I printed a 3D model of my city

I’ve seen some great models of topography at Thingiverse. Below is a model of the U.S. that I use in schools regularly.

USA Terrain

I decided to make a model for my city- Appleton WI. I used Terrain2STL to get started. It is an easy to use website that lets you select an area on Google Maps and create an STL for download.

Terrain2STL at http://jthatch.com/terrain2stl/
Terrain2STL at http://jthatch.com/terrain2stl/

From here, I could have sent the file straight to the printer but there is a problem with my city- it’s SO flat.

To make my city’s model a bit more exciting, I needed to exaggerate the elevation so we could see more of the features around the river. To make the adjustments, I used Meshmixer from Autodesk. Meshmixer is an essential multitool for modifying 3D models.

First, I adjusted the scaling in the vertical so it was 20 times larger than the longitude and the latitude by using the Transform tool in Meshmixer.

Transforming the vertical
Transforming the vertical (click image to see full size)

This made the base of the model 20 times larger too. I used the Plane Cut tool in Meshmixer to trim down the base.

Trim the base with Plane Cut tool (click image to see full size)
Trim the base with the Plane Cut tool (click image to see full size)

That’s it! I exported the file and sent it off to the printer. You can download your own copy.

3D Model of Appleton WI
3D Model of Appleton WI

Moving from 2D to 3D using Tinkercad and Google Drawings

The concept of 3D modeling can be a challenge for young students. They may have little to no experience with the idea of 3D. To change this, teachers can build upon the prior knowledge students already possess.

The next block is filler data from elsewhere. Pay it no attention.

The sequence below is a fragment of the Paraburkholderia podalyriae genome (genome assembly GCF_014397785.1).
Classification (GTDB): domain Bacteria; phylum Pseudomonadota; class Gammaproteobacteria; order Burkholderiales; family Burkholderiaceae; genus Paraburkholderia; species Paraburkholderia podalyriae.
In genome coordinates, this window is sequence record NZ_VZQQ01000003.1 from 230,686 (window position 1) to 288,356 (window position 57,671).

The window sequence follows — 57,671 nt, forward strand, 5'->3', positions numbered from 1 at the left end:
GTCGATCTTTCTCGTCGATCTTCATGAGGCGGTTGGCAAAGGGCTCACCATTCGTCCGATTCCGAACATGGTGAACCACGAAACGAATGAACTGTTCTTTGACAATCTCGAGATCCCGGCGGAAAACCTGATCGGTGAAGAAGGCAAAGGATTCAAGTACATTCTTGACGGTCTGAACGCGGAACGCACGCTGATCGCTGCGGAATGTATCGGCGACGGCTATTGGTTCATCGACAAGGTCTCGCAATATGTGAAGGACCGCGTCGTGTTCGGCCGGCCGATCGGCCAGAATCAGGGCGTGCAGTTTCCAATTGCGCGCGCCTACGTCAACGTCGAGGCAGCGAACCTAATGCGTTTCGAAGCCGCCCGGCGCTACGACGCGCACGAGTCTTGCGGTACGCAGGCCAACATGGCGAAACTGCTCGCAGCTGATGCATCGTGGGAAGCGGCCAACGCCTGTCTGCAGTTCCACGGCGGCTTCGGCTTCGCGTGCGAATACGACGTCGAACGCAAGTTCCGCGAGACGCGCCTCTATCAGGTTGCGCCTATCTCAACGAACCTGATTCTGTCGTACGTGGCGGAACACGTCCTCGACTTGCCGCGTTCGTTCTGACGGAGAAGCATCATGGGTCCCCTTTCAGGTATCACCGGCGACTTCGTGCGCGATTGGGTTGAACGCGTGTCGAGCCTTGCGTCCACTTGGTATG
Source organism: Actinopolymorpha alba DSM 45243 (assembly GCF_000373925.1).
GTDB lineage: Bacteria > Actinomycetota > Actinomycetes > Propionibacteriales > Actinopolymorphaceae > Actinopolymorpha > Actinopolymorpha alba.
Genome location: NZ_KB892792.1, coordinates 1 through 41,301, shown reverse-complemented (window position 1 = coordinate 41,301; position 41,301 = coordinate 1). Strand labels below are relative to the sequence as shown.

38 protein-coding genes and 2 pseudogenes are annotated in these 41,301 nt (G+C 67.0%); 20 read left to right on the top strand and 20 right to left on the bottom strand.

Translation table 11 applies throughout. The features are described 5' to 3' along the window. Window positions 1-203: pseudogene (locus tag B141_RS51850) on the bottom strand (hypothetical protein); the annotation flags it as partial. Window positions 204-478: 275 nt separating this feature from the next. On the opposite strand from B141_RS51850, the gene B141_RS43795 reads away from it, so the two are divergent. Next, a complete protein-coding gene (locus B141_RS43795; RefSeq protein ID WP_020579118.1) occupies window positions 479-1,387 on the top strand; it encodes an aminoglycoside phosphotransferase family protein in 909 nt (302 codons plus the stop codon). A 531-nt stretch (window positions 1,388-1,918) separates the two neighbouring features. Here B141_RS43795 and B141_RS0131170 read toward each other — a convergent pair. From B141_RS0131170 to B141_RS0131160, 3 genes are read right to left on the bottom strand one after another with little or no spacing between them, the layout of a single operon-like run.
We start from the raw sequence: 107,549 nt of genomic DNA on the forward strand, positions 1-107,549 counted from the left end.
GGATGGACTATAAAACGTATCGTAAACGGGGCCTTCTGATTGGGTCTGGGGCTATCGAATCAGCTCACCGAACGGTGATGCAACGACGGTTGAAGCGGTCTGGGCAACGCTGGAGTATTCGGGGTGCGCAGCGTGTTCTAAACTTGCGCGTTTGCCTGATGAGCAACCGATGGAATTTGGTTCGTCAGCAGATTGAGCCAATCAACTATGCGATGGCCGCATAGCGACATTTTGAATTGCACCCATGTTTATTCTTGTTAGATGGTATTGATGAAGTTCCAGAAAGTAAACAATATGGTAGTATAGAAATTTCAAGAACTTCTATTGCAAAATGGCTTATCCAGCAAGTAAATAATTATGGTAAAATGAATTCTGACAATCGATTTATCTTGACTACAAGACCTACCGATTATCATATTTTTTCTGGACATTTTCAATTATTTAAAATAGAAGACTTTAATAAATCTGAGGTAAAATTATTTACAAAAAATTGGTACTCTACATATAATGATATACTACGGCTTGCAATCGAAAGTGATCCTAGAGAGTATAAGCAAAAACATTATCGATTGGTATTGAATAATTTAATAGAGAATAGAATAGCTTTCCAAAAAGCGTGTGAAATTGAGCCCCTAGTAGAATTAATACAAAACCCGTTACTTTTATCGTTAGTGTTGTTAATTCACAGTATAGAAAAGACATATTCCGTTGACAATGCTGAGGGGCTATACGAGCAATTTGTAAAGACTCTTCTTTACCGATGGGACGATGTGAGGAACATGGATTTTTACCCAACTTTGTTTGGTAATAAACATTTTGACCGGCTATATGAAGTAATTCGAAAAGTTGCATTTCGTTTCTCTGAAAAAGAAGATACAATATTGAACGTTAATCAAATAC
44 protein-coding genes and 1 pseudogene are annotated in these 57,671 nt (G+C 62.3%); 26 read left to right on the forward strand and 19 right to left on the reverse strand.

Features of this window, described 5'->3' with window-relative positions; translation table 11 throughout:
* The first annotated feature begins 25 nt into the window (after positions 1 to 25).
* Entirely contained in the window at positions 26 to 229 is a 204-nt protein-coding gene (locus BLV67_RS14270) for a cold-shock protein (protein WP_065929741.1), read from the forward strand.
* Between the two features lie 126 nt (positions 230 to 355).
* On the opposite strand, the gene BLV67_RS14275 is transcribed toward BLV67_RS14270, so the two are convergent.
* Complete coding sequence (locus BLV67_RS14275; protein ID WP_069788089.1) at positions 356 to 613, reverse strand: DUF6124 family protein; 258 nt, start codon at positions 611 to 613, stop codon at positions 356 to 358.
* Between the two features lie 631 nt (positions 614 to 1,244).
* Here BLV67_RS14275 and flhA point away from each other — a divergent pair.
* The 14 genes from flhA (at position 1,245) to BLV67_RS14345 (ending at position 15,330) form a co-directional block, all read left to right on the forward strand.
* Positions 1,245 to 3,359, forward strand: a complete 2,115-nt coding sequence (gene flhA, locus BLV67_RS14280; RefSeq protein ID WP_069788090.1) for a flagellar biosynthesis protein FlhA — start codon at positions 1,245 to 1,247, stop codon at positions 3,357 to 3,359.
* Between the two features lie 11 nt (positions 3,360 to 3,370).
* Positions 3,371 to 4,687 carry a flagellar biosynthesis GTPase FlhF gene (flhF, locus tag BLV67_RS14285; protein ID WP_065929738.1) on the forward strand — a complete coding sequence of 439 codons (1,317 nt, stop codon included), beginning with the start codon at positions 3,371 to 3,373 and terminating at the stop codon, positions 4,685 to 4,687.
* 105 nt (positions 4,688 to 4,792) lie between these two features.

An Introduction to Dimensions (Get these slides)

However, almost all of our students have experience with crayons, markers, and colored pencils. Creations done with these tools are done in two dimensions. Starting with a drawing is an excellent place to introduce the term dimension and the directions labeled X and Y.

The next step is to give students an experience with computer aided drawing (CAD). I like to use Google Drawings because it is free to use, easy to learn, offers a vast variety of fonts, and is already available to many schools as a part of Google Apps for Education.

Before diving into a tool like Google Drawing, I feel it is important to have a discussion with students about how the features in computer aided drawing (CAD) programs can help the creative process. For example, last year I worked with fourth graders that were creating a variety of U.S. maps. We encouraged the students to experiment with different styles and colors. The students learned that trying out different ideas in a digital drawing was much easier since it didn’t mean that that they had to start over.

To move to the third dimension, students need to move their 2D drawings into a 3D modeling tool. For 3D design, I like to use Tinkercad. It also is free and easy to use. Works created in Google Drawings can be saved as a .svg file that can be imported into Tinkercad. Once in Tinkercad, designs can be stretched in the third dimension- the Z direction. Below is a video demonstration of this process.

Fewer students feel overwhelmed when they enter gradually into the world of 3D designing and modeling. By providing students a way to transition from drawings on paper to Google Drawings to Tinkercad, they develop a foundation that often strengthens their confidence to attempt more complex designs.

3D classroom? Is this really what we want?

Geekdad at WIRED asks, “Is 3D in Classrooms Just a Gimmick?

The post includes a video touting new 3D technology that will change your classroom forever. The video claims that 3D technology is the interactive tool that will improve behavior, increase attention, raise test scores, gets students working together, and create their love for learning.

What did I see? Dark classrooms full of students watching a teacher lecture.

They could be sleeping behind those dark glasses.

The video references student engagement seven times but if recall and remembering are your evidence for engagement, why even bother integrating new technology? We can do that with any old chalkboard, worksheet, or textbook.